Figure 1

Patients with two Leucine alleles at the CYP1B1*3 locus experienced longer progression-free survival compared to patients with at least one Valine allele (P=0.037).

The lack of association between polymorphisms in paclitaxel metabolism and transport genes and paclitaxel clearance supports recent findings.34 One recent study in ovarian cancer identified an association between ABCB1 2677G>A/T and response to paclitaxel in 53 Swedish ovarian cancer patients,35 but this could not be replicated in a larger ovarian cancer study,36 and was not seen in the breast cancer patients in this study. Although in vitro evidence suggests a role for CYP2C8 and CYP3A4 in paclitaxel metabolism,4, 5 it is possible that other variables such as epigenetic regulation mask these effects in vivo. For example, the nuclear receptor, NR1I2 has been shown to regulate paclitaxel metabolism and efflux,37 and methylation status in ovarian tumor has been associated with response to taxane therapy.38 Alternatively, the multiple members of the paclitaxel drug elimination pathway may provide adequate redundancy to overcome genetic variation in any one gene.3, 39 The pharmacogenetics of paclitaxel may also be tumor-type dependent.

The present study involved patients receiving high-dose paclitaxel (575–775 mg/m2). It has been demonstrated that at the higher doses paclitaxel pharmacokinetics becomes non-linear and shows high inter-patient variability, possibly as a result of differences in elimination or saturable tissue distribution.2 Consequently, it is possible that novel pharmacogenetic associations previously not seen in patients receiving lower paclitaxel doses could have been identified here, and existing associations not replicated. In addition, cyclophosphamide and doxorubicin are also metabolized by CYP3A4 and CYP3A540, 41, 42 and this may in part mask any associations between polymorphisms in these genes and paclitaxel pharmacokinetics in the patients in this study. It is possible that paclitaxel in combination with different chemotherapy agents will have a different pharmacogenetic profile.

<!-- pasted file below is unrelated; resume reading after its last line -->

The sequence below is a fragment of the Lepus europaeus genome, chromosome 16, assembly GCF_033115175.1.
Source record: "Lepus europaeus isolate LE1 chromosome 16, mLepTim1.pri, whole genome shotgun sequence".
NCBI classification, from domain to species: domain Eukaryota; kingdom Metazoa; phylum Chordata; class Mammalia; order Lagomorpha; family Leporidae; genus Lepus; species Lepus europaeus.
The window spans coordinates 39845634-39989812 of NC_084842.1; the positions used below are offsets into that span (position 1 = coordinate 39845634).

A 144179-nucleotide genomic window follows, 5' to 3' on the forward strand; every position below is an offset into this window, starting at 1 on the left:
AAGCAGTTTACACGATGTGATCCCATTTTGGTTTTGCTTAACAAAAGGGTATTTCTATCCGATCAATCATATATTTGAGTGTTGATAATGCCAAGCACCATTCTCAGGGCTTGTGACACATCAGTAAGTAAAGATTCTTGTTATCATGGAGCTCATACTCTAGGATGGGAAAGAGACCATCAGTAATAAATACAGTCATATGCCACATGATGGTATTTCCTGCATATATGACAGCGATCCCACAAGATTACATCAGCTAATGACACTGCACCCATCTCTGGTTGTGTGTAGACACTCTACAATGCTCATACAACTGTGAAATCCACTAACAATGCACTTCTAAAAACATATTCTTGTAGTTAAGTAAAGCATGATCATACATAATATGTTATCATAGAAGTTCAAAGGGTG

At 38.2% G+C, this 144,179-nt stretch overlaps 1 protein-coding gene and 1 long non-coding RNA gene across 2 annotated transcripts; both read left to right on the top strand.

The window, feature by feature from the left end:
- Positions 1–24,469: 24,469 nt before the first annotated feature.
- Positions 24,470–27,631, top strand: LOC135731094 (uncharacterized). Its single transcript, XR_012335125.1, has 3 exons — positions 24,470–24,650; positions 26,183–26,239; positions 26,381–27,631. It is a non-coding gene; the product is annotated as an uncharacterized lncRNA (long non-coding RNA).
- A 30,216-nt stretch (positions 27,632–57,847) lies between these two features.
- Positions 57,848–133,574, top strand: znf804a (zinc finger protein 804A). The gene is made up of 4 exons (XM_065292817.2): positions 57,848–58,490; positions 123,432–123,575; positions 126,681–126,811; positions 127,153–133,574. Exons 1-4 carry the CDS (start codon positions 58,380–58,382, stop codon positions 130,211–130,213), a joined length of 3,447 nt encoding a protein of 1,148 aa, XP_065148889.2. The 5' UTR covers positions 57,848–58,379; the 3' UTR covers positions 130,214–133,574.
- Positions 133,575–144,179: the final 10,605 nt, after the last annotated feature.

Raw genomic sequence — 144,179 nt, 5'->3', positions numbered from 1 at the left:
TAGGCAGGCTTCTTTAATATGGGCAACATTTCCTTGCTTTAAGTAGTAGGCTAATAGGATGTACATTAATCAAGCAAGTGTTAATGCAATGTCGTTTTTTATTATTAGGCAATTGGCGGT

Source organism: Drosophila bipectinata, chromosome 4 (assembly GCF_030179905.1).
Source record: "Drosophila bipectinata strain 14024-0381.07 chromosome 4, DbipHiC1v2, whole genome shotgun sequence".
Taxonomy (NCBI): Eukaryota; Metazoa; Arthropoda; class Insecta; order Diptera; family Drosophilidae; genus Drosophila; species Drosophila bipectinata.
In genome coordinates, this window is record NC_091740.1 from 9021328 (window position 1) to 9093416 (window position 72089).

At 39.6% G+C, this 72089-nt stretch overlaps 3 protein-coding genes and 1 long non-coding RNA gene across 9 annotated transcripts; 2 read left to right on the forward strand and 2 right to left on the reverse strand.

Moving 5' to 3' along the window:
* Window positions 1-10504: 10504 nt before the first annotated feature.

The significant association between CYP1B1*3 and progression-free survival could reflect altered paclitaxel metabolism. CYP1B1*3 is associated with increased estrogen hydroxylation activity,17 consequently, as a competitive substrate for CYP1B1,13 paclitaxel metabolism could be increased by the presence of the CYP1B1*3 alleles, thereby reducing the concentration of active paclitaxel. However, the suggestion that docetaxel is not metabolized by and yet binds to CYP1B1,14 thereby reducing available docetaxel in the cell, would be more supportive of a role for CYP1B1 in taxane efficacy without a direct effect on taxane metabolism. Alternatively, the alterations in CYP1B1 may influence tumor biology. CYP1B1*3 alleles are associated with biased formation of 4-hydroxyestradiol, which is potentially carcinogenic,18, 43 compared to formation of the lower risk 2-hydroxyestradiol metabolite.43 Consequently, the role of CYP1B1 in estrogen metabolism17, 19, 20 may influence the risk of invasive or paclitaxel resistant breast cancer in patients carrying the CYP1B1*3 allele. This study was performed in a small sample size and the data should be considered preliminary until validated in a large, prospective study.

Patients and methods


Genomic DNA was isolated from the plasma of 93 female patients (89% Caucasian; 8% Asian; 3% African-American, age range 30–63; median 48 years) with high-risk primary (84% stage IIIA through IIIC) or stage IV (16%) breast cancer. 74% of patients were estrogen/progesterone receptor positive. Patients received paclitaxel 575–775 mg/m2 infused over 24 h, doxorubicin 165 mg/m2 as a continuous infusion over 96 h, and cyclophosphamide 100 mg/kg, as consolidation therapy following either adjuvant chemotherapy (stages IIIA through IIIC) or after induction therapy (stage IV disease). Paclitaxel clearance was measured as described previously.2 Median overall follow-up of alive patients was 55 months. Appropriate written consent was obtained for all patients and this study was approved by the Institutional Review Board.


Eight polymorphisms in six genes associated with metabolism (CYP2C8*3 and *4; CYP1B1*3; CYP3A4*1B; CYP3A5*3C) and transport (ABCB1 2677 G>T/A and 1236 C>T; ABCG2 421 C>A) of paclitaxel were analyzed using Pyrosequencing technology as described previously (assay information available on request).28, 33, 44


Associations between genotype and paclitaxel clearance were performed using Kruskal–Wallis and ANOVA tests. Genotype-outcome associations were performed using χ2 and Kaplan–Meier analysis.


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We thank A Garsa for technical assistance with this project. This work was supported by CA 33572, CA 62505 (Duarte) and the Pharmacogenetics Research Network U01 GM63340 (St Louis).

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Correspondence to S Marsh.

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Duality of interest

None declared.

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  • breast cancer
  • pharmacogenetics
  • paclitaxel
  • polymorphism
  • CYP1B1